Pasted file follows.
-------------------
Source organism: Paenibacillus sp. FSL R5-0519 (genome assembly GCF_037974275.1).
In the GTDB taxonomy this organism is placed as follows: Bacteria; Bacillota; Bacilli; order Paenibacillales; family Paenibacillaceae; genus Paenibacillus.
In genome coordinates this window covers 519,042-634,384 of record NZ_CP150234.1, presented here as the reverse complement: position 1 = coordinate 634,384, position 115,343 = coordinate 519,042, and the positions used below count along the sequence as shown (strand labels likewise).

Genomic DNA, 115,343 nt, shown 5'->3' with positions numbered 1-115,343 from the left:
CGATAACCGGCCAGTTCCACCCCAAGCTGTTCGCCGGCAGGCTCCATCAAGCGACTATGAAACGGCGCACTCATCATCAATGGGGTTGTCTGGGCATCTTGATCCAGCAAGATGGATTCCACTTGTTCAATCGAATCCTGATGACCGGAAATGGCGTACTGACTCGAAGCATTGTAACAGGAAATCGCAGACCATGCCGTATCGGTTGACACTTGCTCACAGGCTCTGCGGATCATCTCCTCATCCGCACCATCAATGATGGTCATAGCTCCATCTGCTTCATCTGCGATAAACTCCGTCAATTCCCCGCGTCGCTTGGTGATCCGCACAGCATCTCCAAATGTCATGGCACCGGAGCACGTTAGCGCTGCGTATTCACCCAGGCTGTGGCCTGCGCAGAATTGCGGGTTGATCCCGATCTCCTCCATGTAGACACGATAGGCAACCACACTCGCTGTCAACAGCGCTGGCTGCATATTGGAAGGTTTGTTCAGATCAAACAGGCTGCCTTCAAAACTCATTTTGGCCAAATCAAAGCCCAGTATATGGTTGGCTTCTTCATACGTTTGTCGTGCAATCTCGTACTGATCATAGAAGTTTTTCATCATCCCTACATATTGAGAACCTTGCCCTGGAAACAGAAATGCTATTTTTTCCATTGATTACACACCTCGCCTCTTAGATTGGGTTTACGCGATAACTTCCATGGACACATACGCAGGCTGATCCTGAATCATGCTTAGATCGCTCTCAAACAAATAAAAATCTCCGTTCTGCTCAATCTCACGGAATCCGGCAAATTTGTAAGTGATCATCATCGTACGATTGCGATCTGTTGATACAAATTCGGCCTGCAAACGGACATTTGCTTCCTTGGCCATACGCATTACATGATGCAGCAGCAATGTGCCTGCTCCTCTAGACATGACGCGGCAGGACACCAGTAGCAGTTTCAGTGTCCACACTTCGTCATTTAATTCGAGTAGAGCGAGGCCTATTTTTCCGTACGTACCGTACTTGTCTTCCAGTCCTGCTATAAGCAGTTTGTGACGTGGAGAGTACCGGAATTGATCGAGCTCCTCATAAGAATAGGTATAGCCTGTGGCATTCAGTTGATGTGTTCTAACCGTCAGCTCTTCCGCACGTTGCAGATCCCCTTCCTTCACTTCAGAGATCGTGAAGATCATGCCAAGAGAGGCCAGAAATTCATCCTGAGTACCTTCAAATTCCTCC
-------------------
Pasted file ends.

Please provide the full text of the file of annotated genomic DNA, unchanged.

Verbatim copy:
Source organism: Paenibacillus sp. FSL R5-0519 (genome assembly GCF_037974275.1).
In the GTDB taxonomy this organism is placed as follows: Bacteria; Bacillota; Bacilli; order Paenibacillales; family Paenibacillaceae; genus Paenibacillus.
In genome coordinates this window covers 519,042-634,384 of record NZ_CP150234.1, presented here as the reverse complement: position 1 = coordinate 634,384, position 115,343 = coordinate 519,042, and the positions used below count along the sequence as shown (strand labels likewise).

Genomic DNA, 115,343 nt, shown 5'->3' with positions numbered 1-115,343 from the left:
CGATAACCGGCCAGTTCCACCCCAAGCTGTTCGCCGGCAGGCTCCATCAAGCGACTATGAAACGGCGCACTCATCATCAATGGGGTTGTCTGGGCATCTTGATCCAGCAAGATGGATTCCACTTGTTCAATCGAATCCTGATGACCGGAAATGGCGTACTGACTCGAAGCATTGTAACAGGAAATCGCAGACCATGCCGTATCGGTTGACACTTGCTCACAGGCTCTGCGGATCATCTCCTCATCCGCACCATCAATGATGGTCATAGCTCCATCTGCTTCATCTGCGATAAACTCCGTCAATTCCCCGCGTCGCTTGGTGATCCGCACAGCATCTCCAAATGTCATGGCACCGGAGCACGTTAGCGCTGCGTATTCACCCAGGCTGTGGCCTGCGCAGAATTGCGGGTTGATCCCGATCTCCTCCATGTAGACACGATAGGCAACCACACTCGCTGTCAACAGCGCTGGCTGCATATTGGAAGGTTTGTTCAGATCAAACAGGCTGCCTTCAAAACTCATTTTGGCCAAATCAAAGCCCAGTATATGGTTGGCTTCTTCATACGTTTGTCGTGCAATCTCGTACTGATCATAGAAGTTTTTCATCATCCCTACATATTGAGAACCTTGCCCTGGAAACAGAAATGCTATTTTTTCCATTGATTACACACCTCGCCTCTTAGATTGGGTTTACGCGATAACTTCCATGGACACATACGCAGGCTGATCCTGAATCATGCTTAGATCGCTCTCAAACAAATAAAAATCTCCGTTCTGCTCAATCTCACGGAATCCGGCAAATTTGTAAGTGATCATCATCGTACGATTGCGATCTGTTGATACAAATTCGGCCTGCAAACGGACATTTGCTTCCTTGGCCATACGCATTACATGATGCAGCAGCAATGTGCCTGCTCCTCTAGACATGACGCGGCAGGACACCAGTAGCAGTTTCAGTGTCCACACTTCGTCATTTAATTCGAGTAGAGCGAGGCCTATTTTTCCGTACGTACCGTACTTGTCTTCCAGTCCTGCTATAAGCAGTTTGTGACGTGGAGAGTACCGGAATTGATCGAGCTCCTCATAAGAATAGGTATAGCCTGTGGCATTCAGTTGATGTGTTCTAACCGTCAGCTCTTCCGCACGTTGCAGATCCCCTTCCTTCACTTCAGAGATCGTGAAGATCATGCCAAGAGAGGCCAGAAATTCATCCTGAGTACCTTCAAATTCCTCC